We conducted a detailed chart review of COVID-19 positive patients presenting in the first month of wide-scale symptomatic testing to explore the patterns of sociodemographic, co-morbid conditions, and symptomatology to further our understanding of the disease.
Stanford Health Care (SHC) is an academic health system in Silicon Valley. It began testing for COVID-19 on March 4, 2020 using a reverse-transcriptase polymerase chain reaction (RT-PCR) diagnostic test developed by Stanford’s clinical virology laboratory. The diagnostic test identifies the presence of viral RNA from nasopharyngeal swabs of potentially infected people, with an analytic sensitivity of 1 × 10–2 TCID50/mL and an analytic specificity of 100% [9, 10]. This retrospective chart review study was approved by Stanford’s Institutional Review Board (IRB 55757).
Patient population and data
We first identified all positive COVID-19 RT-PCR’s performed by Stanford laboratory, from March 4 to March 31, 2020. These represented a mix of patients seen at an SHC clinic/facility and those seen at external hospital systems that were using Stanford as reference laboratory. Date and location of testing, age at specimen collection, gender, race/ethnicity, insurance plan, and county of residence were electronically extracted from Stanford’s electronic medical record system. Only age and gender were available for patients tested at an external hospital; these patients were only included to assess how this broader group of patients compared to the more well-defined Covid patient population who sought testing at Stanford with respect to age and gender as a way to inform regional generalizability of the patients for whom we have more in-depth data.
We conducted a chart review on the subset whose tests were collected at SHC facilities, specifically, Stanford Hospital, Stanford ER, or one of ten Stanford primary care outpatient clinics including Stanford Express Clinic; patients whose test specimens were sent from a non-Stanford facility were excluded from the chart review (Fig. 1). Abstracted data included: potential source of exposure to COVID-19; symptoms; medical history; hospitalization; ICU admission; and death. Hospitalizations, ICU admission, and deaths were accessed through April 29, 2020. The chart review data were independently abstracted by two medical students using double data entry; a faculty physician then re-reviewed all charts and reconciled any inconsistencies.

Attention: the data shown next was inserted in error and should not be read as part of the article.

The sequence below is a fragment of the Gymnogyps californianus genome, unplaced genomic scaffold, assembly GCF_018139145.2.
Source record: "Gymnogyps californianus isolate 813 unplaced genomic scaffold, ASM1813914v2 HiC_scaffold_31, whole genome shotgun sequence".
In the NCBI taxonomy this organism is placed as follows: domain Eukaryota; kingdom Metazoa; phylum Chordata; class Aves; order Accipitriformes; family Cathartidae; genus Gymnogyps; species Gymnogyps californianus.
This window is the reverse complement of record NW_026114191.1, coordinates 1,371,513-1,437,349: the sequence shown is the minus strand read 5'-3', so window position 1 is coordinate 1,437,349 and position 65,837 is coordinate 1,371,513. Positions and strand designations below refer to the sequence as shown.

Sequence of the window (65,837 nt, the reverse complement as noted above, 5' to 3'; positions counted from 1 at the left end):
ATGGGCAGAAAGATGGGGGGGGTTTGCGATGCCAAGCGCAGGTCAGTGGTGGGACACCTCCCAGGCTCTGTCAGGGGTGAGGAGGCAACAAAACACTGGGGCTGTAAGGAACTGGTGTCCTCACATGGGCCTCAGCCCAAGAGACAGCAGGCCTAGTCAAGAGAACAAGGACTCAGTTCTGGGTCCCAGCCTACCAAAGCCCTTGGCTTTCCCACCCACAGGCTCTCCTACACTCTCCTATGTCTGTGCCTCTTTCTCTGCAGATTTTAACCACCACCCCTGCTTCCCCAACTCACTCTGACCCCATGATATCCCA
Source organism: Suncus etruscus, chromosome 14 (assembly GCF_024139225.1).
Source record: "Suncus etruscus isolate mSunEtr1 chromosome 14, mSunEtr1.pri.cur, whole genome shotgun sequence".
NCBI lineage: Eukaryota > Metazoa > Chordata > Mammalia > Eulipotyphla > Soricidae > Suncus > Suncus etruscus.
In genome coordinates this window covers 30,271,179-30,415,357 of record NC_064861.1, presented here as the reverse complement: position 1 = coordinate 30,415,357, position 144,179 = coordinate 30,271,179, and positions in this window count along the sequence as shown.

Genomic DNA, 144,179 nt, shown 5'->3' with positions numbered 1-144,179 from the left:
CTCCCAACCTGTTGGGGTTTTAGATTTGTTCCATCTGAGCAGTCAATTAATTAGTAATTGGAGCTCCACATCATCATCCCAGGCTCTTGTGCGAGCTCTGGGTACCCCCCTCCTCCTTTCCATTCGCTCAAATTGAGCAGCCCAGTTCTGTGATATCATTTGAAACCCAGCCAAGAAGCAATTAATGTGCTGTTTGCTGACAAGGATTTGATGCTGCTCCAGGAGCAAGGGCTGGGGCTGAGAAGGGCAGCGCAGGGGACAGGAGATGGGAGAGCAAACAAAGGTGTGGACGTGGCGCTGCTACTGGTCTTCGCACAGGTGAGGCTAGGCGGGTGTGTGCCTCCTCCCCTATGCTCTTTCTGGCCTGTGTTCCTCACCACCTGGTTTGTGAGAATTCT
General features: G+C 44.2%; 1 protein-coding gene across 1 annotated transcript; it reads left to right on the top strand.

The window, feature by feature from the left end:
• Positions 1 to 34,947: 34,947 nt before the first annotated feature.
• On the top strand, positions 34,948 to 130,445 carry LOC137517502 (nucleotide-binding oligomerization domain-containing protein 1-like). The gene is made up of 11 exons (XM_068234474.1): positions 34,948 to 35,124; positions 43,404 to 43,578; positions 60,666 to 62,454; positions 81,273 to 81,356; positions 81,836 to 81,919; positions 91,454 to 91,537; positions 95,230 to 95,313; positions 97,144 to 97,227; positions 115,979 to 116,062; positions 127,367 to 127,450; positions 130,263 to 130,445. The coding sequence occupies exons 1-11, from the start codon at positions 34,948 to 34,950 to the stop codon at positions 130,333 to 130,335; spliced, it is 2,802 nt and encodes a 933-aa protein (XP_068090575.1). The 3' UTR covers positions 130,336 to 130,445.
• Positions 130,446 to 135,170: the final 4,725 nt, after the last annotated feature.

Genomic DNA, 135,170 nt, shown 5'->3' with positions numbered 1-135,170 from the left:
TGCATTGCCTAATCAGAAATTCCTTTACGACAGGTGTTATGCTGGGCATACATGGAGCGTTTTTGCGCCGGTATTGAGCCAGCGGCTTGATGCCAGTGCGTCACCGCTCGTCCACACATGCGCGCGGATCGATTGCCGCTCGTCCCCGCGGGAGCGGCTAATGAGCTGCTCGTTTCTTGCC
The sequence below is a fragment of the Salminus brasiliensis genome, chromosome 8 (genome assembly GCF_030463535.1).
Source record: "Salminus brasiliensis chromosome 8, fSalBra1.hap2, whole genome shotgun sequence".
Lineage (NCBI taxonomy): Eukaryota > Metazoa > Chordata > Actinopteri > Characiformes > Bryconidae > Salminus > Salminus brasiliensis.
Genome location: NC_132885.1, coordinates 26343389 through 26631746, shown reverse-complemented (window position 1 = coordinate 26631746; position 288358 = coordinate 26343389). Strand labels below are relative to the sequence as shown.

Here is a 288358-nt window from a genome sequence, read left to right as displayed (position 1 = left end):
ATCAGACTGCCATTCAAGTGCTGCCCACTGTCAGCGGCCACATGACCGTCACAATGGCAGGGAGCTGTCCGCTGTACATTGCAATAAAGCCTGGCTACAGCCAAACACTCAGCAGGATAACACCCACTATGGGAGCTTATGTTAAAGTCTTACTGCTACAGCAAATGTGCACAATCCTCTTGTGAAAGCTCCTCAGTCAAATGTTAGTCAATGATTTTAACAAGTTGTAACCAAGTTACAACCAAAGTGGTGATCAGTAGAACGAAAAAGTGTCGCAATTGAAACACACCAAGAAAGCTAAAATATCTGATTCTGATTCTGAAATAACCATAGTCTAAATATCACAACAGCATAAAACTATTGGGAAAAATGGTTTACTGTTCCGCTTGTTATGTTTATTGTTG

We calculated descriptive statistics overall and by location of presentation for all COVID-19 positive patients, including both those captured in external specimens sent from non-Stanford facilities as well as for the subset included in chart review, i.e. patients seen at a SHC clinic/facility. χ2 test, Fisher’s exact test, or Monte Carlo estimate for the Fisher’s exact test were used to compare differences between patients that presented at outpatient, ER, and inpatient.
We conducted logistic regression analyses on the chart review subset to assess factors associated with the odds of developing severe disease, defined as being hospitalized and/or death. Patients with insufficient data available to determine if they were hospitalized or died (i.e., no subsequent contact confirming recovery 10 days after positive test), were excluded from these analyses. In descriptive statistics and logistic regression models, we defined hypertension (HTN) to be in the absence of other cardiovascular disease (CVD) or stage 3+ chronic kidney disease (CKD), defined as pre-existing documentation of GFR < 60, in order to assess whether common HTN in the absence of more severe and often related complications/comorbidities, was associated with developing severe COVID-19.
Two regression models were fit separately examining associations with: 1) patient socio-demographics and disease severity; and 2) comorbidities and symptoms with disease severity. We combined statistically significant variables from (1) and (2) to form a semi-final model. Because there was strong clinical interest regarding the estimates for the remaining comorbidities and symptoms, we added each into the semi-final model individually to evaluate their associations; our goal with these analyses was to build upon the growing early literature to better describe patients most likely to develop severe disease. The final mode included all variables in the semi-final model plus any additional variables that were significant when added individually to it. Variables were not included in any of the models if > 10% of the data were missing (i.e, BMI and smoking) or they prevented model convergence (i.e., loss of taste and back pain). Confidence intervals excluding 1.0 are considered statistically significant in logistic regression models. Analyses were performed using SAS (version 9.4; SAS Institute, Inc., Cary, NC, USA).